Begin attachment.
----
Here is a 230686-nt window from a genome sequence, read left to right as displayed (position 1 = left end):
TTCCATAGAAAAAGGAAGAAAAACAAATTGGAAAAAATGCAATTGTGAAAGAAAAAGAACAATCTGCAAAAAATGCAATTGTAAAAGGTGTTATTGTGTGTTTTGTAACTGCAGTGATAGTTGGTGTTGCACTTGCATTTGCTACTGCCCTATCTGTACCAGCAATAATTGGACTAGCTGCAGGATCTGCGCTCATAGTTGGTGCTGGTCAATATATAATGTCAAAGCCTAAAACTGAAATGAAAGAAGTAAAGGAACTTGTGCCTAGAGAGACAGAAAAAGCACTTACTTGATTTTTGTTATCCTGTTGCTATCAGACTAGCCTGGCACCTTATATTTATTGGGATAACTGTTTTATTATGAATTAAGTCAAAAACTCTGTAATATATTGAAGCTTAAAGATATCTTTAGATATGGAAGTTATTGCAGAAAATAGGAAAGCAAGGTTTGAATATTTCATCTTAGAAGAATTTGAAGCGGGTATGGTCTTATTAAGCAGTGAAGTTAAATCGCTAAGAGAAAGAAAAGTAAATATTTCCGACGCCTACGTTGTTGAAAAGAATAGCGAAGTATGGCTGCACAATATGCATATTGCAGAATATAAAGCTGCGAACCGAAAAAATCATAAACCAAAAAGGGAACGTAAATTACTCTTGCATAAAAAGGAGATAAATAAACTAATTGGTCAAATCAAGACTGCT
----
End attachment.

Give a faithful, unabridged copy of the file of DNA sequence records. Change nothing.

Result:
Here is a 230686-nt window from a genome sequence, read left to right as displayed (position 1 = left end):
TTCCATAGAAAAAGGAAGAAAAACAAATTGGAAAAAATGCAATTGTGAAAGAAAAAGAACAATCTGCAAAAAATGCAATTGTAAAAGGTGTTATTGTGTGTTTTGTAACTGCAGTGATAGTTGGTGTTGCACTTGCATTTGCTACTGCCCTATCTGTACCAGCAATAATTGGACTAGCTGCAGGATCTGCGCTCATAGTTGGTGCTGGTCAATATATAATGTCAAAGCCTAAAACTGAAATGAAAGAAGTAAAGGAACTTGTGCCTAGAGAGACAGAAAAAGCACTTACTTGATTTTTGTTATCCTGTTGCTATCAGACTAGCCTGGCACCTTATATTTATTGGGATAACTGTTTTATTATGAATTAAGTCAAAAACTCTGTAATATATTGAAGCTTAAAGATATCTTTAGATATGGAAGTTATTGCAGAAAATAGGAAAGCAAGGTTTGAATATTTCATCTTAGAAGAATTTGAAGCGGGTATGGTCTTATTAAGCAGTGAAGTTAAATCGCTAAGAGAAAGAAAAGTAAATATTTCCGACGCCTACGTTGTTGAAAAGAATAGCGAAGTATGGCTGCACAATATGCATATTGCAGAATATAAAGCTGCGAACCGAAAAAATCATAAACCAAAAAGGGAACGTAAATTACTCTTGCATAAAAAGGAGATAAATAAACTAATTGGTCAAATCAAGACTGCT